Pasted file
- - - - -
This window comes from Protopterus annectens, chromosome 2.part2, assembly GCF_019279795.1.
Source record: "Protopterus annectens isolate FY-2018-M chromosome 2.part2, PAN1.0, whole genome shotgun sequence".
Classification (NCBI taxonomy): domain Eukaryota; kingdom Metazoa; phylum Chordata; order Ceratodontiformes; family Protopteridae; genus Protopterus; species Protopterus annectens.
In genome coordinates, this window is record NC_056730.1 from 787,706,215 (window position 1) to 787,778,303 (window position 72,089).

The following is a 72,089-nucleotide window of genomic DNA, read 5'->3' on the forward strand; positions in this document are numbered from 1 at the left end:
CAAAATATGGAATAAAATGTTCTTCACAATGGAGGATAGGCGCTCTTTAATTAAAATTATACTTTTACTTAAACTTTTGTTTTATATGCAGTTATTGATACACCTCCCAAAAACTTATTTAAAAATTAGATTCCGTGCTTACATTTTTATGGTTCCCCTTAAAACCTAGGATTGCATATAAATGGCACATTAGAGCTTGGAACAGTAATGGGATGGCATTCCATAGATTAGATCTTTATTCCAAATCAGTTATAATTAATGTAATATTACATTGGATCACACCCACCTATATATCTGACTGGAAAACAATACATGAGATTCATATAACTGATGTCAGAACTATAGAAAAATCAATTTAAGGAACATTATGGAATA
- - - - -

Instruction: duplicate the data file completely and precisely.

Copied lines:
This window comes from Protopterus annectens, chromosome 2.part2, assembly GCF_019279795.1.
Source record: "Protopterus annectens isolate FY-2018-M chromosome 2.part2, PAN1.0, whole genome shotgun sequence".
Classification (NCBI taxonomy): domain Eukaryota; kingdom Metazoa; phylum Chordata; order Ceratodontiformes; family Protopteridae; genus Protopterus; species Protopterus annectens.
In genome coordinates, this window is record NC_056730.1 from 787,706,215 (window position 1) to 787,778,303 (window position 72,089).

The following is a 72,089-nucleotide window of genomic DNA, read 5'->3' on the forward strand; positions in this document are numbered from 1 at the left end:
CAAAATATGGAATAAAATGTTCTTCACAATGGAGGATAGGCGCTCTTTAATTAAAATTATACTTTTACTTAAACTTTTGTTTTATATGCAGTTATTGATACACCTCCCAAAAACTTATTTAAAAATTAGATTCCGTGCTTACATTTTTATGGTTCCCCTTAAAACCTAGGATTGCATATAAATGGCACATTAGAGCTTGGAACAGTAATGGGATGGCATTCCATAGATTAGATCTTTATTCCAAATCAGTTATAATTAATGTAATATTACATTGGATCACACCCACCTATATATCTGACTGGAAAACAATACATGAGATTCATATAACTGATGTCAGAACTATAGAAAAATCAATTTAAGGAACATTATGGAATA